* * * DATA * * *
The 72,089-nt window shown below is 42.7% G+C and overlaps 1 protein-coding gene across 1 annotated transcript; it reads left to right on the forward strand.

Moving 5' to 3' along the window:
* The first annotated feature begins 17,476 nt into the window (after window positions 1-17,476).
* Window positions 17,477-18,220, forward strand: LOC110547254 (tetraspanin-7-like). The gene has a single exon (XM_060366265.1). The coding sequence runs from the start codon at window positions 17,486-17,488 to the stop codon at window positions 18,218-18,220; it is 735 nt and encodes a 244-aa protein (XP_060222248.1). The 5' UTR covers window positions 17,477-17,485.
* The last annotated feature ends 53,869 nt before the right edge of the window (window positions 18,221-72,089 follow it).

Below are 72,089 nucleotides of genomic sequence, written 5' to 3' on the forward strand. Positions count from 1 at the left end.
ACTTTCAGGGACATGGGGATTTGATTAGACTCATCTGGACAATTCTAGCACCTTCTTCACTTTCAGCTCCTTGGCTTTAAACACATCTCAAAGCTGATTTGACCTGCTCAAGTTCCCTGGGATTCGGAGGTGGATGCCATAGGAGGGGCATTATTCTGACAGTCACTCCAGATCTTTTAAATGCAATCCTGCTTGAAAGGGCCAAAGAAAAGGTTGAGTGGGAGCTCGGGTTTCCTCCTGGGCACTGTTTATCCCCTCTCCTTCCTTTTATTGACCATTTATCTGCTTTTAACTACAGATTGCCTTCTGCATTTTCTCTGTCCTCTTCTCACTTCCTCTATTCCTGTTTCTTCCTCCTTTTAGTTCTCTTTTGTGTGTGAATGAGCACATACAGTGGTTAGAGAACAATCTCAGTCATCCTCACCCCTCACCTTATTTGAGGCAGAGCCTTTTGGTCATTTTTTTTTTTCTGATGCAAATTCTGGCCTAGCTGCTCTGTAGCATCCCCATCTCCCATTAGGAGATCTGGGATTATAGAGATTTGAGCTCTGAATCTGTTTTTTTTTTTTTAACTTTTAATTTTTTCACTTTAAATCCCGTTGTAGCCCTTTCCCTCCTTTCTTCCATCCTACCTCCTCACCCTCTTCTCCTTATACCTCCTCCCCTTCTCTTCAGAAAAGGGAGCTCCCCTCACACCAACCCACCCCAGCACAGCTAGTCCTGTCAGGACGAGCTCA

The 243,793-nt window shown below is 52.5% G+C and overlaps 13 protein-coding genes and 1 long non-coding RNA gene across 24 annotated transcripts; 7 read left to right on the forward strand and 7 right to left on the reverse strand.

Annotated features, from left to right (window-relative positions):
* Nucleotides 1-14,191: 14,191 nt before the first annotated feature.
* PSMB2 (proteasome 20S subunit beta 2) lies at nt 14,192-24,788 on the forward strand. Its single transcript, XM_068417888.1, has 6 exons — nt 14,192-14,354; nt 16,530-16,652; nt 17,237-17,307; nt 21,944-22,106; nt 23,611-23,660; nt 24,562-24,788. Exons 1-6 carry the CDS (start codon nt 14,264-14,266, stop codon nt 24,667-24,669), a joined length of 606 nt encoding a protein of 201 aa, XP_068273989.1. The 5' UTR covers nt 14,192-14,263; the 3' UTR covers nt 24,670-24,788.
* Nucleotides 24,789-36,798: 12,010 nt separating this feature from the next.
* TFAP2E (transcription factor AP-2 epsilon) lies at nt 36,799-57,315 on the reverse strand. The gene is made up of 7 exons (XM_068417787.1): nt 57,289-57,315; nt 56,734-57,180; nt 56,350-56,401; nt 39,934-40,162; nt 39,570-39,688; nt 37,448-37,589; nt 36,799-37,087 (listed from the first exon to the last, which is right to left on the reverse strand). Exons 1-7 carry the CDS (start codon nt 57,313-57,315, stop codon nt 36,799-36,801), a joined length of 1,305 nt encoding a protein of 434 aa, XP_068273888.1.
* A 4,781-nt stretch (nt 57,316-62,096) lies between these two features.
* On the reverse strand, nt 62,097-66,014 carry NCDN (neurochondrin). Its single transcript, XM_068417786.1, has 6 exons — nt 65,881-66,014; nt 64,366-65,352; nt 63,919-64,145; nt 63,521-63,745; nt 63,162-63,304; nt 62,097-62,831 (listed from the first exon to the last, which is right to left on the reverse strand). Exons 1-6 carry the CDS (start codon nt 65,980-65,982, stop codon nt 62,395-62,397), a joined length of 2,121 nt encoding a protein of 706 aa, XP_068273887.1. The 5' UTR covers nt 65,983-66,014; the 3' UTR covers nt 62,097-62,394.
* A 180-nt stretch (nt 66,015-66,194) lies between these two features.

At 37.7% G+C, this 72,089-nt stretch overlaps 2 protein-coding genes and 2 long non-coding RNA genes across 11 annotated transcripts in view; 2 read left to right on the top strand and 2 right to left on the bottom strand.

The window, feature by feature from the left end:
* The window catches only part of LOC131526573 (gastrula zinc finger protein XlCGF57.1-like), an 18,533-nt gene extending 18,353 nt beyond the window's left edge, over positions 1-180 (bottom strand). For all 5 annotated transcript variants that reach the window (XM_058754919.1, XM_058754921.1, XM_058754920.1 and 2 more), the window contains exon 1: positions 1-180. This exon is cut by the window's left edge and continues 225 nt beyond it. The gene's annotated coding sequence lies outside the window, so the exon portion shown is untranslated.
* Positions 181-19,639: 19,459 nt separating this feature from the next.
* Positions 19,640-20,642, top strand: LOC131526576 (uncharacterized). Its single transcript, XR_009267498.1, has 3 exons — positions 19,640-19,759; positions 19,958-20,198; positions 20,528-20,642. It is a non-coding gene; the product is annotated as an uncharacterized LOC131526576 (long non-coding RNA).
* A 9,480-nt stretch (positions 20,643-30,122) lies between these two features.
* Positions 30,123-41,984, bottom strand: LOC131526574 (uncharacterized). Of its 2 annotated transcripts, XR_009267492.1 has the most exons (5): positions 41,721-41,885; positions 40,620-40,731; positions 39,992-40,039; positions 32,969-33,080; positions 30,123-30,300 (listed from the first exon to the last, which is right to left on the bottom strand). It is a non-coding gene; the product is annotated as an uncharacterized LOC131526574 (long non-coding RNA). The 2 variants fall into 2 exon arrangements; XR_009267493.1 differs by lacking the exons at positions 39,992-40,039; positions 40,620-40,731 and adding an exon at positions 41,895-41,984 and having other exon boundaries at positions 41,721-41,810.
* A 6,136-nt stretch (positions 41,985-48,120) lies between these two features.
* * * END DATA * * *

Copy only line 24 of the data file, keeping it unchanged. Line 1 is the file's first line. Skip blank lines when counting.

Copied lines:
* A 6,136-nt stretch (positions 41,985-48,120) lies between these two features.